Item 14.    Principal Accountant Fees and Services
 
Audit Fees and All Other Fees
 
The following table presents fees for professional audit services rendered by KPMG LLP for the audit of our consolidated financial statements for 2009 and 2008, and fees billed for other services rendered by KPMG LLP following the spin-off of our company from DHC in September 2008:
 
                 
    2009     2008  
 
Audit fees
  $ 1,228,444       1,052,352  
Audit related fees(1)
    67,000        
                 
Audit and audit related fees
    1,295,444       1,052,352  
Tax fees(2)
    224,049       72,847  
                 
Total fees
  $ 1,519,493       1,125,199  
 
 
(1) Audit related fees consist of audits of financial statements of certain employee benefit plans.
 
(2) Tax fees consist of tax compliance and consultations regarding the tax implications of certain transactions.
 
Our audit committee has considered whether the provision of services by KPMG LLP to our company other than auditing is compatible with KPMG LLP maintaining its independence and believes that the provision of such other services is compatible with KPMG LLP maintaining its independence.


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Policy on Pre-Approval of Audit and Permissible Non-Audit Services of Independent Auditor
 
Our audit committee adopted a policy dated November 6, 2008 regarding the pre-approval of all audit and permissible non-audit services provided by our independent auditor. Pursuant to this policy, our audit committee has approved the engagement of our independent auditor to provide the following services (all of which are collectively referred to as pre-approved services ):
 
  •  audit services as specified in the policy, including (i) financial audits of our company and our subsidiaries, (ii) services associated with our periodic reports, registration statements and other documents filed or issued in connection with a securities offering (including comfort letters and consents), (iii) attestations of our management’s reports on internal controls and (iv) consultations with management as to accounting or disclosure treatment of transactions;
 
  •  audit related services as specified in the policy, including (i) due diligence services, (ii) financial audits of employee benefit plans, (iii) consultations with management as to accounting or disclosure treatment of transactions not otherwise considered audit services, (iv) attestation services not required by statute or regulation, (v) certain audits incremental to the audit of our consolidated financial statements, (vi) closing balance sheet audits related to dispositions and (vii) general assistance with implementation of SEC rules or listing standards; and
 
  •  tax services as specified in the policy, including federal, state, local and international tax planning, compliance and review services, and tax due diligence.
 
Notwithstanding the foregoing general pre-approval, any individual project involving the provision of pre-approved services that is likely to result in fees in excess of $100,000 requires the specific prior approval of our audit committee. Any engagement of our independent auditors for services other than the pre-approved services requires the specific approval of our audit committee. Our audit committee has delegated the authority for the foregoing approvals to the chairman of the audit committee, subject to his subsequent disclosure to the entire audit committee of the granting of any such approval. Philip J. Holthouse currently serves as the chairman of our audit committee.
 
Our pre-approval policy prohibits the engagement of our independent auditor to provide any services that are subject to the prohibition imposed by Section 201 of the Sarbanes-Oxley Act.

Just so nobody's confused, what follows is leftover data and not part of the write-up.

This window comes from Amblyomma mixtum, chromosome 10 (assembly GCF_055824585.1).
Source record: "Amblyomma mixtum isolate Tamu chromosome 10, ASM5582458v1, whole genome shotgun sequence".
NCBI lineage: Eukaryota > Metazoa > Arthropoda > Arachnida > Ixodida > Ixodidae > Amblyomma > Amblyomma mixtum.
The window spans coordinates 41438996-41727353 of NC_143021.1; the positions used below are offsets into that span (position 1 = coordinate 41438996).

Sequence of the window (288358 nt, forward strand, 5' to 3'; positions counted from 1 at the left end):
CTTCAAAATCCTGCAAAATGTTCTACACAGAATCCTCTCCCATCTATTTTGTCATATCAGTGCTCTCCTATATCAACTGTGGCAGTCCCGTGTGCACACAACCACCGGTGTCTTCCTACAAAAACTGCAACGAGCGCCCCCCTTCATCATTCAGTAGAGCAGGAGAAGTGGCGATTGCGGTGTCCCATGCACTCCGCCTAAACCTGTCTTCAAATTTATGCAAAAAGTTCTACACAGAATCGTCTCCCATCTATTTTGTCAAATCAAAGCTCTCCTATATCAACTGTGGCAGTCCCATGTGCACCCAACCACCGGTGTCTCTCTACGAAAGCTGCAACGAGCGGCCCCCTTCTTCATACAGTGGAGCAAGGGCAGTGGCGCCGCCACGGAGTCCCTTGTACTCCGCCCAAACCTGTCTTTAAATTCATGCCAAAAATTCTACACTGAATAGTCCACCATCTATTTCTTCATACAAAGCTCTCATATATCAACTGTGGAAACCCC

All services provided by our independent auditor during 2009 were approved in accordance with the terms of the policy.
 
PART IV
 
Item 15.    Exhibits and Financial Statement Schedules
 
(b)  Exhibits  — The exhibits listed in the Exhibit Index at the end of this report are filed as Exhibits to this Amendment No. 1 on Form 10-K/A and are meant to supplement the Exhibits listed and/or filed in the Registrant’s Annual Report on Form 10-K for the year ended December 31, 2009.


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SIGNATURES
 
Pursuant to the requirements of Section 13 or 15(d) of the Securities Exchange Act of 1934, the Registrant has duly caused this report to be signed on its behalf by the undersigned, thereunto duly authorized.
 
ASCENT MEDIA CORPORATION
 
  By 
/s/  William E. Niles
William E. Niles
Executive Vice President, General Counsel and Secretary
 
Dated: April 30, 2010


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EXHIBIT INDEX
 
         
  31 .4   Rule 13a-14(a)/15d-14(a) Certification*
  31 .5   Rule 13a-14(a)/15d-14(a) Certification*
  31 .6   Rule 13a-14(a)/15d-14(a) Certification*
 
 
* Filed herewith.


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Exhibit 31.4
 
CERTIFICATION
 
I, William R. Fitzgerald, certify that:
 
1. I have reviewed this Annual Report on Form 10-K of Ascent Media Corporation; and
 
2. Based on my knowledge, this annual report does not contain any untrue statement of a material fact or omit to state a material fact necessary to make the statements made, in light of the circumstances under which such statements were made, not misleading with respect to the period covered by this annual report.
 
/s/  William R. Fitzgerald
William R. Fitzgerald
Chairman and Chief Executive Officer
 
Date: April 30, 2010

Exhibit 31.5
 
CERTIFICATION
 
I, Jose A. Royo, certify that:
 
1. I have reviewed this Annual Report on Form 10-K of Ascent Media Corporation; and
 
2. Based on my knowledge, this annual report does not contain any untrue statement of a material fact or omit to state a material fact necessary to make the statements made, in light of the circumstances under which such statements were made, not misleading with respect to the period covered by this annual report.
 
/s/  Jose A. Royo
Jose A. Royo
President and Chief Operating Officer
 
Date: April 30, 2010

Exhibit 31.6
 
CERTIFICATION
 
I, George C. Platisa, certify that:
 
1. I have reviewed this Annual Report on Form 10-K of Ascent Media Corporation; and
 
2. Based on my knowledge, this annual report does not contain any untrue statement of a material fact or omit to state a material fact necessary to make the statements made, in light of the circumstances under which such statements were made, not misleading with respect to the period covered by this annual report.
 
/s/  George C. Platisa
George C. Platisa
Executive Vice President,
Chief Financial Officer and Treasurer
 
Date: April 30, 2010